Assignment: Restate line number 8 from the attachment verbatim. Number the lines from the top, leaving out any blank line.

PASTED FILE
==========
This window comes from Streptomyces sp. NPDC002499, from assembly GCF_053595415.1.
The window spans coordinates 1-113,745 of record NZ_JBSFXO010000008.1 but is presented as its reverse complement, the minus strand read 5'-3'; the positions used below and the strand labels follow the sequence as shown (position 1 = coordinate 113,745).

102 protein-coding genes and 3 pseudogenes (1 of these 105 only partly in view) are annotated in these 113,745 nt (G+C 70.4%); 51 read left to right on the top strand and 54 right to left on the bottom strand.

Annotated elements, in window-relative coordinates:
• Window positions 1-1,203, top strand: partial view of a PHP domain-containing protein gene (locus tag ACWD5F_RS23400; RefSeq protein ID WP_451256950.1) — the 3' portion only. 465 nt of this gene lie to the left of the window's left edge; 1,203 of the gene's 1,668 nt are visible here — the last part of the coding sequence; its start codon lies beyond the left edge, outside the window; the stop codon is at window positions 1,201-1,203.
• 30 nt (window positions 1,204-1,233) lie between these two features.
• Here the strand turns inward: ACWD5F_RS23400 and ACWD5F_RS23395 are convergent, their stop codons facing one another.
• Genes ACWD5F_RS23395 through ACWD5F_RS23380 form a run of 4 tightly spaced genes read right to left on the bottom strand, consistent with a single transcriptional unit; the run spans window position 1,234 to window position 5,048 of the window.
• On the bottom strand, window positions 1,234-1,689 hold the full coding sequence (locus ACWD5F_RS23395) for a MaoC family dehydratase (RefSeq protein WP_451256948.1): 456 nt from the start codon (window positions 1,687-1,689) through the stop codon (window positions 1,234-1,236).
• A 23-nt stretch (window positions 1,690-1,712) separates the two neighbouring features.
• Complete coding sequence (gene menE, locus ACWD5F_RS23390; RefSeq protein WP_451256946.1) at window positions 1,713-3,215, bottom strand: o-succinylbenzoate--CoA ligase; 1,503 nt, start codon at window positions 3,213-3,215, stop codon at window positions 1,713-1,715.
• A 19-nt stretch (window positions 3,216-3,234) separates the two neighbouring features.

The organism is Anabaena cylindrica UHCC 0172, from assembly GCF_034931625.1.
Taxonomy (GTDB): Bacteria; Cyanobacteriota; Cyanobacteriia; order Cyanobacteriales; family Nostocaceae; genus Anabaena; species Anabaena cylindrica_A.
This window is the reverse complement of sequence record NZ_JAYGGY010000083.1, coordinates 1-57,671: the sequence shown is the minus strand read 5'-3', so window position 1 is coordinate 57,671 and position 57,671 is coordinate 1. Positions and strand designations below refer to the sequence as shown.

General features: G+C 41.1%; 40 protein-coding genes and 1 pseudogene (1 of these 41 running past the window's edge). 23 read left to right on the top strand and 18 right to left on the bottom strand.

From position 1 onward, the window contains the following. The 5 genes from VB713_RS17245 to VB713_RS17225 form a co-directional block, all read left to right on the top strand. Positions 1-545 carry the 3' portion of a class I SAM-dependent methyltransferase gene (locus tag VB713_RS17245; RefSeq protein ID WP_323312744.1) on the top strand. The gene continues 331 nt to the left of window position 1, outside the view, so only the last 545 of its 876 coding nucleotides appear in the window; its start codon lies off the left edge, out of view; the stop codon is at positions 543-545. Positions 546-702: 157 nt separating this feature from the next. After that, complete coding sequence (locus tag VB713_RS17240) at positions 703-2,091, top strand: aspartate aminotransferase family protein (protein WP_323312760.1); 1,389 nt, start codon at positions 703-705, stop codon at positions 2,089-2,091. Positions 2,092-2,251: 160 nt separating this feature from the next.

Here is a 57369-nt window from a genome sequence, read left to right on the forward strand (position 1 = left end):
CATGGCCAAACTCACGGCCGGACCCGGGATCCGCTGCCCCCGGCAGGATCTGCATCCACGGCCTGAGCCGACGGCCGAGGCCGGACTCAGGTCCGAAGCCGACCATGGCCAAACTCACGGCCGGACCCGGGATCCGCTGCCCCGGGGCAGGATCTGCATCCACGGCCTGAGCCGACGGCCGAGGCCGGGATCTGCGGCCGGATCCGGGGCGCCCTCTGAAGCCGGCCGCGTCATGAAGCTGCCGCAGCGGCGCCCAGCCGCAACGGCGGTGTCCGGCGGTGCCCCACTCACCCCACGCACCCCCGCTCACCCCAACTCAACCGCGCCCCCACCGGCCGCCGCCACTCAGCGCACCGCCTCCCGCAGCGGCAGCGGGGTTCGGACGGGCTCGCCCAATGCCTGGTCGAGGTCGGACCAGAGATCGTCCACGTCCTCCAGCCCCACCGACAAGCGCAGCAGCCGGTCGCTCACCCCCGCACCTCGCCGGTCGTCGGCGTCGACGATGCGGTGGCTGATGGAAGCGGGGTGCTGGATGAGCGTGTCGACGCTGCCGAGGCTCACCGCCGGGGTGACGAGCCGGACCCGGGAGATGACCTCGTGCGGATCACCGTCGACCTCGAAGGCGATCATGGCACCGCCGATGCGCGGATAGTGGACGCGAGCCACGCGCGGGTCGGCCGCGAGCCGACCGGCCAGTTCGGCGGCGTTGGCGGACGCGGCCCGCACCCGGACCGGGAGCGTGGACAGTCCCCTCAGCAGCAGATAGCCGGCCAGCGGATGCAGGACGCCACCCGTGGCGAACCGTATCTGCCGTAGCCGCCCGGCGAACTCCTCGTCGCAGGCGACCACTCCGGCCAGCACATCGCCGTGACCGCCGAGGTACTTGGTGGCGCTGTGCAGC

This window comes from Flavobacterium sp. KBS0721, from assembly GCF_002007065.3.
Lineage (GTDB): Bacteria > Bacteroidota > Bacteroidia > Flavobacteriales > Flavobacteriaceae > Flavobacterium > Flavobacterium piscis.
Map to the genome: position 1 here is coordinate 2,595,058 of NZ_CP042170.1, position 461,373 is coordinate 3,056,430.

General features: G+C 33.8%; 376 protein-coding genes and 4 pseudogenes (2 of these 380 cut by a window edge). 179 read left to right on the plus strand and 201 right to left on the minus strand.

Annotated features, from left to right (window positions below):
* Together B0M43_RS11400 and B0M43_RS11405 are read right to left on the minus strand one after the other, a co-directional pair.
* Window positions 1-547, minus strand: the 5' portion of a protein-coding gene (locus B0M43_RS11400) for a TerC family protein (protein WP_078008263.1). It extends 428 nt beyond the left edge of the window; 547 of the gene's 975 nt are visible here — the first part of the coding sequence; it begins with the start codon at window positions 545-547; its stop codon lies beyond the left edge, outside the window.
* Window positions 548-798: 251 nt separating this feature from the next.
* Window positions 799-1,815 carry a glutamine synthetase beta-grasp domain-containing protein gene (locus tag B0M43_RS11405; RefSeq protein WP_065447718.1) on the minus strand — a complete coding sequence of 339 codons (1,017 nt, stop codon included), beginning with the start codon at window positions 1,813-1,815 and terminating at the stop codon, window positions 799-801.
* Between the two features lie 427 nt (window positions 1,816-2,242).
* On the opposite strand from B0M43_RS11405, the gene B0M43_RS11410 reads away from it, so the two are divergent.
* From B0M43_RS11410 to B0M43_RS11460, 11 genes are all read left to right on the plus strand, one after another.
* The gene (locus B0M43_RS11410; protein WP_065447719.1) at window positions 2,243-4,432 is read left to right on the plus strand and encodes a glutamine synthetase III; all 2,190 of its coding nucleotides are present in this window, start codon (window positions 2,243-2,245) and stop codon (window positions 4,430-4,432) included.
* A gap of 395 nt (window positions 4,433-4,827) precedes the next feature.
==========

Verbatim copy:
• Genes ACWD5F_RS23395 through ACWD5F_RS23380 form a run of 4 tightly spaced genes read right to left on the bottom strand, consistent with a single transcriptional unit; the run spans window position 1,234 to window position 5,048 of the window.